March 9, 2015
Fill your house with stacks of books, in all the crannies and in all the nooks. ~Dr. Seuss
March is reading month and we celebrate it partly in homage to the late, great Dr. Seuss who wrote 46 children’s books in his lifetime. His greatest known books, The Cat in the Hat and Green Eggs and Ham were books he was challenged to write because of the troubling statistics that were coming forward about children and literacy in the 50s. It had been established that the primers being used to teach children were boring to the children that had to read them. Dr. Seuss was asked by his friend, the director of Houghton Mifflin, to write a book using 250 beginner words that first grade students could easily recognize. The Cat in the Hat was born and came in under the word count with 236 words being used. Dr. Seuss’ most popular book, Green Eggs and Ham, was developed under similar circumstances. Dr. Seuss was challenged by a publisher to write a book using fifty words or less and this beloved classic was born. Dr. Seuss did not begin writing children’s books with the intent of teaching children how to read, but he has been heralded as the best reading teacher in America.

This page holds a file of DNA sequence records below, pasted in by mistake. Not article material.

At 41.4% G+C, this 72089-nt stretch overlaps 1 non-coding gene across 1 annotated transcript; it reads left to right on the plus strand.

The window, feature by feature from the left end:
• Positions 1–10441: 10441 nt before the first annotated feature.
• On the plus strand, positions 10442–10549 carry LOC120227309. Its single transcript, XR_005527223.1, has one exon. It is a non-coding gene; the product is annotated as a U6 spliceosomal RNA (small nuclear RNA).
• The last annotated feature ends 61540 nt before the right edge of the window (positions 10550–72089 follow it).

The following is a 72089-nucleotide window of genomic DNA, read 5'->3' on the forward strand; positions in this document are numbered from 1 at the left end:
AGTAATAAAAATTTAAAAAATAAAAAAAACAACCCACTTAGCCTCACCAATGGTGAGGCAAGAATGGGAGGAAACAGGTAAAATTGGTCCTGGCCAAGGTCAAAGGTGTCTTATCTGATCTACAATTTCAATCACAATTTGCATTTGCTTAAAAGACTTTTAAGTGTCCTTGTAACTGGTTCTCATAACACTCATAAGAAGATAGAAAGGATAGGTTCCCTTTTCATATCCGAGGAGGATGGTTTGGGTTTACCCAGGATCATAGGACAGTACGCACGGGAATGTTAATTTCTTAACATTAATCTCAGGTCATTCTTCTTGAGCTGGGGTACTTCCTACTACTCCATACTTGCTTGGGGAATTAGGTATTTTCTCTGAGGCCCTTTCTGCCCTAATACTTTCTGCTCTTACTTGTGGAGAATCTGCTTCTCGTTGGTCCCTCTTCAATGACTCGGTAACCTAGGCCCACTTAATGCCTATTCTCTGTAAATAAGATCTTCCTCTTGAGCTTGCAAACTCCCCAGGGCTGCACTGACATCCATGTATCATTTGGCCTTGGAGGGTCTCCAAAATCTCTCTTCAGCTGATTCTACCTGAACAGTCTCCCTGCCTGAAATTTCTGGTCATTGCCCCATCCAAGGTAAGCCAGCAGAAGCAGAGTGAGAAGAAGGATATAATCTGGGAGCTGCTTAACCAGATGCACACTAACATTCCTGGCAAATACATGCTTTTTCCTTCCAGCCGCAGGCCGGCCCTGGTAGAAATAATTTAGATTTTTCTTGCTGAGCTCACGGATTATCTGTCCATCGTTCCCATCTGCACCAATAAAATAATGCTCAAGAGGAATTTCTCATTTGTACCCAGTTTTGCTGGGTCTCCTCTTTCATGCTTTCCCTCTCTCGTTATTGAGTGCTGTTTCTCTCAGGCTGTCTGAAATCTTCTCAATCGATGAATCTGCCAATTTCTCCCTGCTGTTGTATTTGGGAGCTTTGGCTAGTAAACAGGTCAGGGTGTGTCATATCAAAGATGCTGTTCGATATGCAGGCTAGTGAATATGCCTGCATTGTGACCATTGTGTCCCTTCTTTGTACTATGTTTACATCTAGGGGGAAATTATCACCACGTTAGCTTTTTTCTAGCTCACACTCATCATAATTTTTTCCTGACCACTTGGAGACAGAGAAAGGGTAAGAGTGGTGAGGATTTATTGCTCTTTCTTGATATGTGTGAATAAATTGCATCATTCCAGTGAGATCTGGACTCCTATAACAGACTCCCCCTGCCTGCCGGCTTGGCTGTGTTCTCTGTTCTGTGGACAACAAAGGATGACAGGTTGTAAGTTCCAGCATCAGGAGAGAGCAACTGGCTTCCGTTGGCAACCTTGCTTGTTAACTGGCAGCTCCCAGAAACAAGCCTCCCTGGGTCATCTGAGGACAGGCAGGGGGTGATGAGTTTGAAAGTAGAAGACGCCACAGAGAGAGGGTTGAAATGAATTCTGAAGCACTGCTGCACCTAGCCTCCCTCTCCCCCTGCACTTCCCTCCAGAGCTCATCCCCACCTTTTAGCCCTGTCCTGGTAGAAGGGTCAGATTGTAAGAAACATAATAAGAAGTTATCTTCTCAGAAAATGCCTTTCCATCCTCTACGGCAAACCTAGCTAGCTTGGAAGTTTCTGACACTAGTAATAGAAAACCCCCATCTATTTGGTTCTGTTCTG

What does this mean for you? It means that you may not have started out your journey thinking that becoming a reading teacher was your destiny. However, we all have the potential to help children learn to read. From reading to your own children and grandchildren, to volunteering as an Energizing Education mentor at one of our six schools, you could be a catalyst for helping a child become a reader. There is no greater gift you can give to a child than the ability to read. There are other ways to give your time to give the gift of reading to students this month. Schools across the county are looking for people willing to come in and read a story to their elementary classes. There are also book fairs taking place in most of the elementary schools this month. Why not call and see if they need volunteers? How wonderful would it be to pair students up with the right books so they enjoy reading and do not look at it as a chore or assignment? As one of the site coordinators for Energizing Education, I can say that providing interesting books and a caring mentor to students twice a week to read with them makes a world of difference.
***All of the information about Dr. Seuss can be found on his website www.seussville.com***
- Amy Cook